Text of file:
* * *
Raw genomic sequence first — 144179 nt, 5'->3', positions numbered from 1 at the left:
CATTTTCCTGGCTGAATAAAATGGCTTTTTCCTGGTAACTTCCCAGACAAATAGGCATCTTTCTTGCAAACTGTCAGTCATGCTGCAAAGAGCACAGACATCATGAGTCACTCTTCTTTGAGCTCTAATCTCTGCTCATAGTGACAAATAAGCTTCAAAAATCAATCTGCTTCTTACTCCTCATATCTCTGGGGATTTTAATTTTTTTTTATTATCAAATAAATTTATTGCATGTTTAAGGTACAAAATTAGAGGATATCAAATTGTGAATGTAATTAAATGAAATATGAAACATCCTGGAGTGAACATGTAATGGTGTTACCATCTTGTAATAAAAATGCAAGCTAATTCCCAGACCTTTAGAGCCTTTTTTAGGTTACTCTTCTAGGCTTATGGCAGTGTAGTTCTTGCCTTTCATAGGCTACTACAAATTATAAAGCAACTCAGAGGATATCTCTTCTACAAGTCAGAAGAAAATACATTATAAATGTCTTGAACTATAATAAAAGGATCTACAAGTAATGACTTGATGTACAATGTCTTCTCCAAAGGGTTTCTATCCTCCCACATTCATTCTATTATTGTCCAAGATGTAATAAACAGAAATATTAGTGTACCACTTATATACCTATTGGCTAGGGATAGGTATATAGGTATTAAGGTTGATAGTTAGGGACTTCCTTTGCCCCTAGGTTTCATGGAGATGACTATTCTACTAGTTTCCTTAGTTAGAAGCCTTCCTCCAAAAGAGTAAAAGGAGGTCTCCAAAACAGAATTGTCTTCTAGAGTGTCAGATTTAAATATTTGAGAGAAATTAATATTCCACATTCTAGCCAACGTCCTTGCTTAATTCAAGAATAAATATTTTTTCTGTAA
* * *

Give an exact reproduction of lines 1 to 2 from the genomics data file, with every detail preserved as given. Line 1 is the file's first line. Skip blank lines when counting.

Raw genomic sequence first — 144179 nt, 5'->3', positions numbered from 1 at the left:
CATTTTCCTGGCTGAATAAAATGGCTTTTTCCTGGTAACTTCCCAGACAAATAGGCATCTTTCTTGCAAACTGTCAGTCATGCTGCAAAGAGCACAGACATCATGAGTCACTCTTCTTTGAGCTCTAATCTCTGCTCATAGTGACAAATAAGCTTCAAAAATCAATCTGCTTCTTACTCCTCATATCTCTGGGGATTTTAATTTTTTTTTATTATCAAATAAATTTATTGCATGTTTAAGGTACAAAATTAGAGGATATCAAATTGTGAATGTAATTAAATGAAATATGAAACATCCTGGAGTGAACATGTAATGGTGTTACCATCTTGTAATAAAAATGCAAGCTAATTCCCAGACCTTTAGAGCCTTTTTTAGGTTACTCTTCTAGGCTTATGGCAGTGTAGTTCTTGCCTTTCATAGGCTACTACAAATTATAAAGCAACTCAGAGGATATCTCTTCTACAAGTCAGAAGAAAATACATTATAAATGTCTTGAACTATAATAAAAGGATCTACAAGTAATGACTTGATGTACAATGTCTTCTCCAAAGGGTTTCTATCCTCCCACATTCATTCTATTATTGTCCAAGATGTAATAAACAGAAATATTAGTGTACCACTTATATACCTATTGGCTAGGGATAGGTATATAGGTATTAAGGTTGATAGTTAGGGACTTCCTTTGCCCCTAGGTTTCATGGAGATGACTATTCTACTAGTTTCCTTAGTTAGAAGCCTTCCTCCAAAAGAGTAAAAGGAGGTCTCCAAAACAGAATTGTCTTCTAGAGTGTCAGATTTAAATATTTGAGAGAAATTAATATTCCACATTCTAGCCAACGTCCTTGCTTAATTCAAGAATAAATATTTTTTCTGTAA